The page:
Have You Considered Teaching?

Serving the meetings industry is a great honor. We get to work with many fascinating people. We travel, we’re well-read, we’re as up-to-date as we can be with technology and every day is different. Beyond our day-to-day responsibilities, I’ve always welcomed those opportunities where we take our service to the next level.

From Mentoring to Teaching

Every time I attend a MPISCC meeting I see new faces and members. Many are just beginning their career path. I remember being in their place some time ago. I send accolades to our long-time colleagues who take the time to mentor these new members. Beyond this mentoring I’ve found something that has become near and dear to my heart – teaching.

Serving as an adjunct professor at California Lutheran University has become a career highlight for me. For the past five years, I’ve led the Events Management program for the School of Communications at Cal Lutheran. Each semester, I have nearly 60 undergraduate students who spend 16-weeks with me on Monday and Wednesday evenings. I can’t begin to share what a wonderful experience it’s been. And, I must confess I learn so much from them.

Beyond this mentoring I’ve found something that has become near and dear to my heart – teaching.

Each semester members of MPISCC and various association partners have joined me as guest faculty. These leaders have shared their passion for the meetings and hospitality industry. They’ve heightened the learning experiences for our CLU undergraduate students. Our guest faculty has included David Anderson CMP, Art Barmash, Claudia Brett CMP, Stuart Burdette, Laurel Coote CMP, Steve Copeland, Lorita DeVries, Joe Diamond, Tony DiRaimondo, Bill Doak, Darlene Evans CMP CMM, Susan Groveman, Rita Hopkins, Debra Karrenbrock, Mariles Krok CMP, Sandra Lady CMP, Alvalyn Lundgren, Mark Martinez, Carlos Murillo, Haley Powers CMP, Marc Reede, Carroll Reuben CMM CMP, Pat Wall, to name a few. Our guest faculty have covered topics such as Audio-Visual, Budgeting, Contracts, Conventions & Trade Shows, Entertainment, Food & Beverage, Hotel Management, Non-Profit Events, Site Selections, and Volunteers.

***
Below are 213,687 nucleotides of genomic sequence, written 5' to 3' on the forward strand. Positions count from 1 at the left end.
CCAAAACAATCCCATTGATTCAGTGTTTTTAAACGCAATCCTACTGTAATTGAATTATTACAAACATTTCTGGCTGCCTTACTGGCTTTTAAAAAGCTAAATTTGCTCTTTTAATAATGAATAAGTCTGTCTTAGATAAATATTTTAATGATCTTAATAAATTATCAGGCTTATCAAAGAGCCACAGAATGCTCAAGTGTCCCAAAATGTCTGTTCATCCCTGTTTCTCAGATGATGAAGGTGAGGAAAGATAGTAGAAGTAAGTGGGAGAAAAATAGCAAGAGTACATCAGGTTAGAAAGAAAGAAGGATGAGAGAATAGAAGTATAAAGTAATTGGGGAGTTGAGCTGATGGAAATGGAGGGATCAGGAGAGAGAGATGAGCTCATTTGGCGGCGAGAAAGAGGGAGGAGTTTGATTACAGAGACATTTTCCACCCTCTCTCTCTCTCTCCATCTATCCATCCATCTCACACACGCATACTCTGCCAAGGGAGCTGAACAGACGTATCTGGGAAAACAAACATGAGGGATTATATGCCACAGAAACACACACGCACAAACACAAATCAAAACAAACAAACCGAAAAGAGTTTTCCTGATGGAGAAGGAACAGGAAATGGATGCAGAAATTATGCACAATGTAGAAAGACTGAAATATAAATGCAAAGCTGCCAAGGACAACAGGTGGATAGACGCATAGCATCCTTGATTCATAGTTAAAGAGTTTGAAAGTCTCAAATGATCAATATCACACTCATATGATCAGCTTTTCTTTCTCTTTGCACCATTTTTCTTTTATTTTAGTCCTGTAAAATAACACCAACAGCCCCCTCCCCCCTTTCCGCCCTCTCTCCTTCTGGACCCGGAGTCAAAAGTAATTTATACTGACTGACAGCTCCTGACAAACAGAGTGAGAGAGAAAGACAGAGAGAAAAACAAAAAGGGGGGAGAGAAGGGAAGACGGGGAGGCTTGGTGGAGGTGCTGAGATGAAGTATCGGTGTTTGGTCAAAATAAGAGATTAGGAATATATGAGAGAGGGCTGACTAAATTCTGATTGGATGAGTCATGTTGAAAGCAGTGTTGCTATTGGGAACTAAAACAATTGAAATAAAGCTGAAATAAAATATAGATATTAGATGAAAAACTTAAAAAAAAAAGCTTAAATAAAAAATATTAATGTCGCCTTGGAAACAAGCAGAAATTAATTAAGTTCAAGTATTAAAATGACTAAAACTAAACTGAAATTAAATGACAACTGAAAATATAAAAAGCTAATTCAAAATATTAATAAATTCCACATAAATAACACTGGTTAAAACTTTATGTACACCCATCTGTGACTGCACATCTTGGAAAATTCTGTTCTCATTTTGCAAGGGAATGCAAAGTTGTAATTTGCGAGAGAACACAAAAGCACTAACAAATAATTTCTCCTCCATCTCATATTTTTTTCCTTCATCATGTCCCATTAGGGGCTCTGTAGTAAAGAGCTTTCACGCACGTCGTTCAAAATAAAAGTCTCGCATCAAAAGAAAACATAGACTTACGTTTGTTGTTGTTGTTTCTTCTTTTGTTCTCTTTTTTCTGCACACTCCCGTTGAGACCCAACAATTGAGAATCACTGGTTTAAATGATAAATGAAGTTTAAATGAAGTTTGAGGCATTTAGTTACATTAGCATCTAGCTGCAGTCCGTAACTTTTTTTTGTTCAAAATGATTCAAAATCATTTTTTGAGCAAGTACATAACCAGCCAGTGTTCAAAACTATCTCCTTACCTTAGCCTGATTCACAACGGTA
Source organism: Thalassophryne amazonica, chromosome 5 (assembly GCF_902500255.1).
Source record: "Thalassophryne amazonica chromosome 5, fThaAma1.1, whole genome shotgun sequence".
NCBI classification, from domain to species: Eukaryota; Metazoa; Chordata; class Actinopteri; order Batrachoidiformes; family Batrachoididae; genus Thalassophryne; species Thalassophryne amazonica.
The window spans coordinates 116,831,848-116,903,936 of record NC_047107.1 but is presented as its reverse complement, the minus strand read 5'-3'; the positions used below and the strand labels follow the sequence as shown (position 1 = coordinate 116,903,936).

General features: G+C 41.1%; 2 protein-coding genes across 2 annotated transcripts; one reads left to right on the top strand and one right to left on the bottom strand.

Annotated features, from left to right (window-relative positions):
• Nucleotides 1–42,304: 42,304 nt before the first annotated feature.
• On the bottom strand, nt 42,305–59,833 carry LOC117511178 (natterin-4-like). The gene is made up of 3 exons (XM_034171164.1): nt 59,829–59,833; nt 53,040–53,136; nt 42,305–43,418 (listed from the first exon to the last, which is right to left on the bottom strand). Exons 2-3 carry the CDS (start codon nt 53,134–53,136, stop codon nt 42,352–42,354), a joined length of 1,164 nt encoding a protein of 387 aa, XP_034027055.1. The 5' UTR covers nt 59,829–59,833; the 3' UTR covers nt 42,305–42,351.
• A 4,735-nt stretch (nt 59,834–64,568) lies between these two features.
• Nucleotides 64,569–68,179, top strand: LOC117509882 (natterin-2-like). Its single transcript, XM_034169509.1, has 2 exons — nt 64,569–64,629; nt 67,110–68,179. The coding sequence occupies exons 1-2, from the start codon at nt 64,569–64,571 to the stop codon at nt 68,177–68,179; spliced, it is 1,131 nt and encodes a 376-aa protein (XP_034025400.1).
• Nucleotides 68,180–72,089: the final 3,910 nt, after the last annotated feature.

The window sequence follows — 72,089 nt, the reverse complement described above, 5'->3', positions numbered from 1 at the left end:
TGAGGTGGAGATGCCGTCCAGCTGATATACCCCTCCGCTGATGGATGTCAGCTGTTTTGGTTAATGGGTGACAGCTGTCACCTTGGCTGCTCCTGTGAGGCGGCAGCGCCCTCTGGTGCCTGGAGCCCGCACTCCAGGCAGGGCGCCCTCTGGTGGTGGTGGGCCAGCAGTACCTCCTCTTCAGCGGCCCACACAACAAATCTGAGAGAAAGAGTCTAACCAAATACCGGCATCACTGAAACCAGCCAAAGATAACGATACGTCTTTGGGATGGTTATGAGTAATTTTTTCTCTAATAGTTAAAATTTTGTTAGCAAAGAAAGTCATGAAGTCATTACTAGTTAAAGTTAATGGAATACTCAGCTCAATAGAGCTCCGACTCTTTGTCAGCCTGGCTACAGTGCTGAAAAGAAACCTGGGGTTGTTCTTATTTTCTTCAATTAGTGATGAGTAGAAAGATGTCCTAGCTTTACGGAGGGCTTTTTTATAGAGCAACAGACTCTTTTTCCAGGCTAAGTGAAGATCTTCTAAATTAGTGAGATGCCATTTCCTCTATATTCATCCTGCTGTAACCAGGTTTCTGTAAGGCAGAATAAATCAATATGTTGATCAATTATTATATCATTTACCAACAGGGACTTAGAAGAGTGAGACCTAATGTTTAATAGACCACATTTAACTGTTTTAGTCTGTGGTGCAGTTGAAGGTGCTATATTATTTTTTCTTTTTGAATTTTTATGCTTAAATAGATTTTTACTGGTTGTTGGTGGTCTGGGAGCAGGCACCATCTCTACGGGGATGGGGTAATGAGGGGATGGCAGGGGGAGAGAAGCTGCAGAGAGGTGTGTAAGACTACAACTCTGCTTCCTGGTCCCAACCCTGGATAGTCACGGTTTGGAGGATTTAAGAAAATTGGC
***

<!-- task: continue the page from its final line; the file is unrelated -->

Teaching at the university level is exciting, a lot of work, and provides the opportunity to continually hone our craft. Event certificate and degree programs are offered at universities, community colleges and at private campuses.

What an event planning course looks like

These are several of my action items for a successful class offering:

  1. As I begin planning for my courses, I communicate clearly with my department chair at the university. We come to an agreement on the course curriculum; my plans for the educational offering, goals and outcomes.
  2. Once I have a clear understanding of what the university expects from me, I create my course syllabus. This document will clearly list exactly what the course will provide; topics, class work, homework, team projects and eventual outcomes. My syllabus is usually four to six pages in length and lists with transparency each and every step of my course.